New Jersey Association of Mental Health and Addiction Agencies: Cybersecurity Investments Needed to Protect Healthcare Industry, Patients
Cybersecurity Investments Needed to Protect Healthcare Industry, Patients
Virtual Conference October 21, 2020 Features Expert with Critical Advice
(MERCERVILLE, September 8, 2020) – While the healthcare industry is expected to spend $65 billion from 2017 to 2021 on cybersecurity products, many hospitals will continue to be at risk of cyberattacks, which will cause damages that could cost as much as $6 trillion by next year. This is a significant increase from $3 trillion in 2015, according to an April 2020 report by Cybersecurity Ventures. The following statistics back up these predictions: The healthcare industry endured two to three times more cyberattacks in 2019 compared to other industries, and healthcare data breaches affected more than 41 million patient records last year, which equals a 196% increase from 2018.
“The amount of sensitive information held by healthcare organizations makes them more appealing to attackers and, therefore, more vulnerable,” explained Daniel Eliot, Director of Education & Strategic Initiatives at the National Cyber Security Alliance. He added that the increased reliance on telemedicine raises additional security risks. “Connections should be secure and encrypted. From a small healthcare facility to the largest hospital, all are at the top of the list of targets,” he stressed.
“There is a lack of investment in cybersecurity as a whole, whether it’s not hiring qualified staff or not seeking information technology [IT] security vendors. One challenge of cybersecurity is that it’s not as tangible as fire, flood and other threats. You can’t see it and it sneaks up on you quickly,” Eliot said.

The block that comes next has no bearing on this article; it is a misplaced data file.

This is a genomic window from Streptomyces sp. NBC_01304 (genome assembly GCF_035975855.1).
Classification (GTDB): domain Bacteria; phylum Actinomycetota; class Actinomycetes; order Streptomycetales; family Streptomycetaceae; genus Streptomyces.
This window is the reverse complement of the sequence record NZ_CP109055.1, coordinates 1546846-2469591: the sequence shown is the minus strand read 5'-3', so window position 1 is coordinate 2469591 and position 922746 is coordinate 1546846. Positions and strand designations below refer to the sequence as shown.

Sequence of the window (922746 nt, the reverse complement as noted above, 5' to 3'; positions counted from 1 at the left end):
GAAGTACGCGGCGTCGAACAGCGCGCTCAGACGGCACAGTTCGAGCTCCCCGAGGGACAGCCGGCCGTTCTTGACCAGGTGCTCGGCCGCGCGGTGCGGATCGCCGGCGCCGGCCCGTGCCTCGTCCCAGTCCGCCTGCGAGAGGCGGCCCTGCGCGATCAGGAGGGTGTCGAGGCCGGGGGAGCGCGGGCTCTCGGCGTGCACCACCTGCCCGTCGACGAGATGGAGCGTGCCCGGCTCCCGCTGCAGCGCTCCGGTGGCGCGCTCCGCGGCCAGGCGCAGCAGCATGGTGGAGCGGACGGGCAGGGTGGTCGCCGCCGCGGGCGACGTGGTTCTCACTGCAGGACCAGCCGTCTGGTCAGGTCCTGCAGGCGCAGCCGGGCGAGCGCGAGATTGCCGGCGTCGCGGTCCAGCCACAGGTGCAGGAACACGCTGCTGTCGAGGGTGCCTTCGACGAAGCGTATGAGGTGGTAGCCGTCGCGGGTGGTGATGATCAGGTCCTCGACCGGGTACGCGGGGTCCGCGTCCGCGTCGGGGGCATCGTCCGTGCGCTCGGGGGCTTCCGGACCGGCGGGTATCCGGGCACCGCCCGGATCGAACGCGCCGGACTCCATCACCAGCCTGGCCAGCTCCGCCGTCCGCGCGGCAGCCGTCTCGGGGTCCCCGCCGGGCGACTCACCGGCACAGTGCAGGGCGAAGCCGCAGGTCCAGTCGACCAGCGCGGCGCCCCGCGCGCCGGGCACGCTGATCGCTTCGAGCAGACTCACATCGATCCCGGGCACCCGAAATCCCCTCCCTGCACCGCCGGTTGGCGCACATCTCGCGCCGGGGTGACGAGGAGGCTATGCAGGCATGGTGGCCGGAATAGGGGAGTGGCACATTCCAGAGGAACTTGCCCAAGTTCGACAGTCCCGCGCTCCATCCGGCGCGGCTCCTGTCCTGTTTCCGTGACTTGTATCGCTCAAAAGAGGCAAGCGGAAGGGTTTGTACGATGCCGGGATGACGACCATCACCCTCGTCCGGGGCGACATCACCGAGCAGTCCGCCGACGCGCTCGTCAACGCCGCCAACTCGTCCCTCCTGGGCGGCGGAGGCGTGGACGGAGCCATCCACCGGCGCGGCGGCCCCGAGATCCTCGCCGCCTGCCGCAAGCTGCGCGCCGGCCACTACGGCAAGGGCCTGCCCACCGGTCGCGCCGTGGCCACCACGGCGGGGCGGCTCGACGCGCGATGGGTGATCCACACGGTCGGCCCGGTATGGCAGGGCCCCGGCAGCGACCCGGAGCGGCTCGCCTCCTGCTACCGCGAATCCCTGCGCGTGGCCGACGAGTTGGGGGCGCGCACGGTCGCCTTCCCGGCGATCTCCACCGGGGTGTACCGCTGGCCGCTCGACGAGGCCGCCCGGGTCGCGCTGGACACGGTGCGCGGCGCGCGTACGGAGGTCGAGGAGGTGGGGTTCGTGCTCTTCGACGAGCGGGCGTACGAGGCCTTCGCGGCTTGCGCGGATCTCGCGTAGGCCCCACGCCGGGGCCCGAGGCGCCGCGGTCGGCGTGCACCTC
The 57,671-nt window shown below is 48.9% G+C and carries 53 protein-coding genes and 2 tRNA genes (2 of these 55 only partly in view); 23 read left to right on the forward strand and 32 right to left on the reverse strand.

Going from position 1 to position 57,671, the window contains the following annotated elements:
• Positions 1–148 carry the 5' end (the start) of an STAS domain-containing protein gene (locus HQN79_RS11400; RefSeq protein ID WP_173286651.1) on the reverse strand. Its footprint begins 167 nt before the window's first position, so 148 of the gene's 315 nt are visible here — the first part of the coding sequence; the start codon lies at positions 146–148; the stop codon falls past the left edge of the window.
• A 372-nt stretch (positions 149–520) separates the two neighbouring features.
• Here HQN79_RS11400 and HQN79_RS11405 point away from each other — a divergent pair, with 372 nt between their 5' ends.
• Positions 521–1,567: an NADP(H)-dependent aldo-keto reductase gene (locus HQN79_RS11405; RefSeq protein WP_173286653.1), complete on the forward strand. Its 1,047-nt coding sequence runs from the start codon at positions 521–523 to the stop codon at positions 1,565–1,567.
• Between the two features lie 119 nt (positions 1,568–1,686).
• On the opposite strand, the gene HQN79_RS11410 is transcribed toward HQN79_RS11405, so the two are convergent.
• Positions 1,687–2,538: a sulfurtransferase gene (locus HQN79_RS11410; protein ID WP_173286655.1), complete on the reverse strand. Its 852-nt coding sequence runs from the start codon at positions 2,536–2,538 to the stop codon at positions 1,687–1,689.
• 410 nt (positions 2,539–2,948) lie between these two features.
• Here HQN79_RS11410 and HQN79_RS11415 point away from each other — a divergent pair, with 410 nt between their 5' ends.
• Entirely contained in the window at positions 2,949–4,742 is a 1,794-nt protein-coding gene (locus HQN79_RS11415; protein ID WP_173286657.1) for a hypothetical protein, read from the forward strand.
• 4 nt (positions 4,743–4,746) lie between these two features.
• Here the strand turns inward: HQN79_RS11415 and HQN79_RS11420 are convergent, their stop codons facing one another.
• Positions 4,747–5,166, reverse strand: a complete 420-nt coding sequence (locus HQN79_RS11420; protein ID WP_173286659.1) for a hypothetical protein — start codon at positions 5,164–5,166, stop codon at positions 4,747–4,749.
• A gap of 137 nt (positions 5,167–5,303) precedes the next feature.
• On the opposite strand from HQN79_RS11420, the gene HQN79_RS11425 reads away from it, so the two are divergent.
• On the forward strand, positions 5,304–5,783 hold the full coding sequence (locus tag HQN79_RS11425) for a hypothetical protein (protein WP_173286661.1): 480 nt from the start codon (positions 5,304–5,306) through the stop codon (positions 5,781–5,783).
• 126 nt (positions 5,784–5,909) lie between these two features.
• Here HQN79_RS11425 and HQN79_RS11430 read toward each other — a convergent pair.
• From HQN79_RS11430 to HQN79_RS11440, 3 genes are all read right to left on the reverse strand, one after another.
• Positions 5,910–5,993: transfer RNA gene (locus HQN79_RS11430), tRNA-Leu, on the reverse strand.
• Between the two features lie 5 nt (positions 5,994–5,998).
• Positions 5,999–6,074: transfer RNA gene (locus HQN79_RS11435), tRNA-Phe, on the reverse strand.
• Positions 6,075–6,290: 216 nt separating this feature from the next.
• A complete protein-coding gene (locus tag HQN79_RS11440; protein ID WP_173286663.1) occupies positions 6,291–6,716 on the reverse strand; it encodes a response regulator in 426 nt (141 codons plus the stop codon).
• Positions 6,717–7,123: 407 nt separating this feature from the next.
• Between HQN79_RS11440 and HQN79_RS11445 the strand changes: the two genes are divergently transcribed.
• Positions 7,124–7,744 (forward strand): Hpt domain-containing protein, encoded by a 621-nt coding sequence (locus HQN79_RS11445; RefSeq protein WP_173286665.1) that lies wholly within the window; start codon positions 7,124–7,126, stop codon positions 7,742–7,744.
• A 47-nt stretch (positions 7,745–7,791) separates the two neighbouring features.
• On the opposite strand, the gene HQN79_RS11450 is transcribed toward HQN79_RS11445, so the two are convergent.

To help organizations understand cybersecurity, make the best investments to reduce risk of cyberattacks and mitigate the impact of any invasions that may occur, Eliot will deliver the keynote presentation, Converting Awareness into Action: It Begins with Culture, during the New Jersey Association of Mental Health and Addiction Agencies’ (NJAMHAA’s) IT Project’s conference, No Fooling: IT is Critical!, which will be held virtually on October 21, 2020.
According to Eliot, when companies invest in cybersecurity, there is often a misalignment of funding. “Many organizations spend a lot on technology, such as firewalls and virtual private networks, and believe they’ll be secure. We underestimate the human elements and the need for
training. Once cybercriminals get past a firewall, employees click on harmful links in e-mails,” he
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said, emphasizing that three elements are critical for having better security: employees who are well trained, solid processes and effective technology.
June Noto, NJAMHAA’s Vice President of Information Technology, Human Resources and Administrative Services, reinforced the importance of training. “Education is the singular most important tool that any employer can implement. Sure, there are firewalls and routers, and anti-virus and anti-malware software, but nothing, except education and awareness, can protect end users from scammersencou” she said.